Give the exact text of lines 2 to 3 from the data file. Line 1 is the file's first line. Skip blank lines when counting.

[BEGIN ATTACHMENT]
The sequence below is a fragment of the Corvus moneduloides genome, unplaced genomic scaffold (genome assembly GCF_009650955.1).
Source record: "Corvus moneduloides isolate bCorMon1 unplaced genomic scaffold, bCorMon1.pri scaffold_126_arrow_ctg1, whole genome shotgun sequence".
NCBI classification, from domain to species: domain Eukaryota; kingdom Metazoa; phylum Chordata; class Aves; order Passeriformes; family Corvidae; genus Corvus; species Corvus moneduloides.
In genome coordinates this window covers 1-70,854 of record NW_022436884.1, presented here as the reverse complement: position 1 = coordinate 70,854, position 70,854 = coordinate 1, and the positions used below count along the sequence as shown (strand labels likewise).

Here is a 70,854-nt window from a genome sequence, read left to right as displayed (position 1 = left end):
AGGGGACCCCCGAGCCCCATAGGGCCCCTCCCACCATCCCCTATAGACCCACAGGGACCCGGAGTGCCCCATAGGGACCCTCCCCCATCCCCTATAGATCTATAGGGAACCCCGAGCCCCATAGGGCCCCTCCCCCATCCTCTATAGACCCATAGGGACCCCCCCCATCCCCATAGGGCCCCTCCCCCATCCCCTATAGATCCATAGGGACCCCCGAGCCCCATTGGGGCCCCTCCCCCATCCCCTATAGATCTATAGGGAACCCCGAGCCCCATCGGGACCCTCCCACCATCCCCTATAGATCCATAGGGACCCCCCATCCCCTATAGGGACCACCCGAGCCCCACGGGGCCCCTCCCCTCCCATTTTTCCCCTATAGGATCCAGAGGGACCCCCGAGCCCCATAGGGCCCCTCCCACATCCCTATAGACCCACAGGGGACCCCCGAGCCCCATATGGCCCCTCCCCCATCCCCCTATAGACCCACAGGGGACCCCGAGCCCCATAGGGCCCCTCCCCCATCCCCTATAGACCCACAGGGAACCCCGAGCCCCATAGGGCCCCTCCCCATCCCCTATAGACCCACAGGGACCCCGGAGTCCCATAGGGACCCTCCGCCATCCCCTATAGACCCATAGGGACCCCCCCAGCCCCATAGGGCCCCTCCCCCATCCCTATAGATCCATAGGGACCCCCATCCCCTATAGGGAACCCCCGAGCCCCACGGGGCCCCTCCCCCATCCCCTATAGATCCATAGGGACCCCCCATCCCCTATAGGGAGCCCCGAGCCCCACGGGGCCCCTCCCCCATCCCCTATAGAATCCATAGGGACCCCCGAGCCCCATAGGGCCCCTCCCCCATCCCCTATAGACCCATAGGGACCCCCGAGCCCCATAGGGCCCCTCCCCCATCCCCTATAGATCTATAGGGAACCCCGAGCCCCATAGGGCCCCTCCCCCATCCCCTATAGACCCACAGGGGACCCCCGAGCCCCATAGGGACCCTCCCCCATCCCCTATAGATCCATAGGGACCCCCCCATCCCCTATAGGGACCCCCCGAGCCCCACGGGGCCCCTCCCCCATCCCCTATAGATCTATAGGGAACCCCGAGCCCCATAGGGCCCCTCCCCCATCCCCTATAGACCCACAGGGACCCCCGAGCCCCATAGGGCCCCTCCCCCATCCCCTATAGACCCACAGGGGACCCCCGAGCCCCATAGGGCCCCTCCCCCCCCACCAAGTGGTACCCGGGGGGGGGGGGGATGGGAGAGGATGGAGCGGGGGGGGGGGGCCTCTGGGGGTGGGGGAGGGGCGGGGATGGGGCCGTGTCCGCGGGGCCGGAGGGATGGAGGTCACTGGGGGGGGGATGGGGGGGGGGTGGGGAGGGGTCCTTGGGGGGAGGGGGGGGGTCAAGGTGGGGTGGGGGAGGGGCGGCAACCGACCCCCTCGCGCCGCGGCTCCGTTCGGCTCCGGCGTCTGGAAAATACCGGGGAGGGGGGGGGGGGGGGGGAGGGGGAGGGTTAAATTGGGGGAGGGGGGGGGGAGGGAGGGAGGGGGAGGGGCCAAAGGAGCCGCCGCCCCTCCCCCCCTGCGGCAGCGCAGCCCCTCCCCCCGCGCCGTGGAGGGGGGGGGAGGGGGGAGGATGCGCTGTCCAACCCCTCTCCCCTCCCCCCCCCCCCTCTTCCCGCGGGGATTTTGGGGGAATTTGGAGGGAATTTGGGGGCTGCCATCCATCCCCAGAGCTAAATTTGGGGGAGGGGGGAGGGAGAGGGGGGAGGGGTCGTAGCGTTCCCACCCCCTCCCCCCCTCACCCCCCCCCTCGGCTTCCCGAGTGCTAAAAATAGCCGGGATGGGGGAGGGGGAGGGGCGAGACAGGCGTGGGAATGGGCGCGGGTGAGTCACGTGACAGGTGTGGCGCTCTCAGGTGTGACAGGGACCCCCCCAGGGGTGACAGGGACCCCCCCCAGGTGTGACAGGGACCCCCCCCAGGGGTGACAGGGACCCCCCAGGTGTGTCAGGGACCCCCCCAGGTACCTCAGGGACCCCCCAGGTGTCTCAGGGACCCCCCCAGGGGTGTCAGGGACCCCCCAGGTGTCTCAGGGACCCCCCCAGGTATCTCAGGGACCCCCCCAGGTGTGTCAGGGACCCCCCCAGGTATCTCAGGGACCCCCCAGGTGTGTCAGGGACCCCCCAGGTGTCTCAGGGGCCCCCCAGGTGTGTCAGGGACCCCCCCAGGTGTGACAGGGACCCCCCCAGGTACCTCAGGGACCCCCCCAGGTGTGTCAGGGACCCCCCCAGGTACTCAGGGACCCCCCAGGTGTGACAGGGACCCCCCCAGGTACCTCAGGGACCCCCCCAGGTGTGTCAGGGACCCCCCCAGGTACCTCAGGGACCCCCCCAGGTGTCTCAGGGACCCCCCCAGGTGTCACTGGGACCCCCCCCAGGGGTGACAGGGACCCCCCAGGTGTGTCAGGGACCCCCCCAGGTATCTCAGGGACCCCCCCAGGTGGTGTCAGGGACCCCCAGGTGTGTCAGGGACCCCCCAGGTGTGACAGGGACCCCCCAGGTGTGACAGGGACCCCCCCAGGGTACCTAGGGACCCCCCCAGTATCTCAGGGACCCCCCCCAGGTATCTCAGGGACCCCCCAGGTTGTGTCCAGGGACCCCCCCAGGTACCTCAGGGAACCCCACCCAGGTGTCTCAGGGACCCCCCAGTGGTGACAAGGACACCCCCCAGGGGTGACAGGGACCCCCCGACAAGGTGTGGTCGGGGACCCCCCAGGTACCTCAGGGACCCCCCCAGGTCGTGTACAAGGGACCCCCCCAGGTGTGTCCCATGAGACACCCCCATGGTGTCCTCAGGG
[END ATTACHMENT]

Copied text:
Source record: "Corvus moneduloides isolate bCorMon1 unplaced genomic scaffold, bCorMon1.pri scaffold_126_arrow_ctg1, whole genome shotgun sequence".
NCBI classification, from domain to species: domain Eukaryota; kingdom Metazoa; phylum Chordata; class Aves; order Passeriformes; family Corvidae; genus Corvus; species Corvus moneduloides.